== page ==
Dr. Adar Eisenbruch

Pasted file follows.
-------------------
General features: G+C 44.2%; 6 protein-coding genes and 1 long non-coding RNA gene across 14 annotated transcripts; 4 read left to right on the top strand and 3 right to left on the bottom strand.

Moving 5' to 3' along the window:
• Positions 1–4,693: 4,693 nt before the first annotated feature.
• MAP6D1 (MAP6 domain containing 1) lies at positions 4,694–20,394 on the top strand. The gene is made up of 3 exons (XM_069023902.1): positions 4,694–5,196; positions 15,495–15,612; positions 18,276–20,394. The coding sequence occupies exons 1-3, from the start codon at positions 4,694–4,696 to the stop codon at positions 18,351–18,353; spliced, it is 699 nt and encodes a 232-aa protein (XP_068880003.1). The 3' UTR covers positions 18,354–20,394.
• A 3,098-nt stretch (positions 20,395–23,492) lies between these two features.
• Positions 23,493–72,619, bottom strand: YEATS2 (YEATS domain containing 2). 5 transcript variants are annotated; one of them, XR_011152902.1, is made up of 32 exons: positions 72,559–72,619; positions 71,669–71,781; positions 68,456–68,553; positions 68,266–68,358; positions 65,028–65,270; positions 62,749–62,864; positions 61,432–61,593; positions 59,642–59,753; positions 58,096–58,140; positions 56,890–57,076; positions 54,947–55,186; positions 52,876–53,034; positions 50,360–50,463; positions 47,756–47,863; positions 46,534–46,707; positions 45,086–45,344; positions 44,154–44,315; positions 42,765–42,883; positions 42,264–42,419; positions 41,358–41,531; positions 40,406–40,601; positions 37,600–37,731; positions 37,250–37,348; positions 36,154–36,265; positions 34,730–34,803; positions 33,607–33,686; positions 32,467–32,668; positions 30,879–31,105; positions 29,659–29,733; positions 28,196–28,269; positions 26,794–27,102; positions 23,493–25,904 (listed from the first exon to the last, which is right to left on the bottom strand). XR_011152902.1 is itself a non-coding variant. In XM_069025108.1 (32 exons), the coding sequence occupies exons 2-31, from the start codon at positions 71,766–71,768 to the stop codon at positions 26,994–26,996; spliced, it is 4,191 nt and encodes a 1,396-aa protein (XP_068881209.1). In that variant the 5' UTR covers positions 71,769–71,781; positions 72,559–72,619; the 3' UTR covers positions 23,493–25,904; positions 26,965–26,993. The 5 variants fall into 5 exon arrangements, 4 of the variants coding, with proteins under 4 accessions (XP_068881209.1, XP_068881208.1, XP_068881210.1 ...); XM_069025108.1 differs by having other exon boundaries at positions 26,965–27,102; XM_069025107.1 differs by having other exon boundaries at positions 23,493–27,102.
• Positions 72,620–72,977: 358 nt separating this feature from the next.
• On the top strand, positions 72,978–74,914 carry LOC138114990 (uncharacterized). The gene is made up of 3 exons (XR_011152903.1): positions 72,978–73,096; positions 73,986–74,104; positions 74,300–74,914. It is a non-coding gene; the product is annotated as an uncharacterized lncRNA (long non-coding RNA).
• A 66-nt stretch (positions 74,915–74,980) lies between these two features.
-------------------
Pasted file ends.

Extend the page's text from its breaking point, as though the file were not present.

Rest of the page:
I study the evolved psychology of cooperation, and how cooperation has shaped the evolution of human social psychology more broadly. My work aims to discover how people choose their cooperative partners, and how we divide the costs and benefits that arise in cooperative relationships. This work has implications for several areas of social psychology, such as social perception and moral psychology. In the EPL, I apply concepts from cooperative partner choice and bargaining to studying the psychological mechanisms underlying punishment decisions. In my graduate work, I also investigated the role of hormones in human mating behavior. I recieved my PhD in Evolutionary Psychology from the University of California, Santa Barbara in 2017. My post-doctoral work in the EPL is supported by the Harvard Mind Brain Behavior Interfaculty Initiative.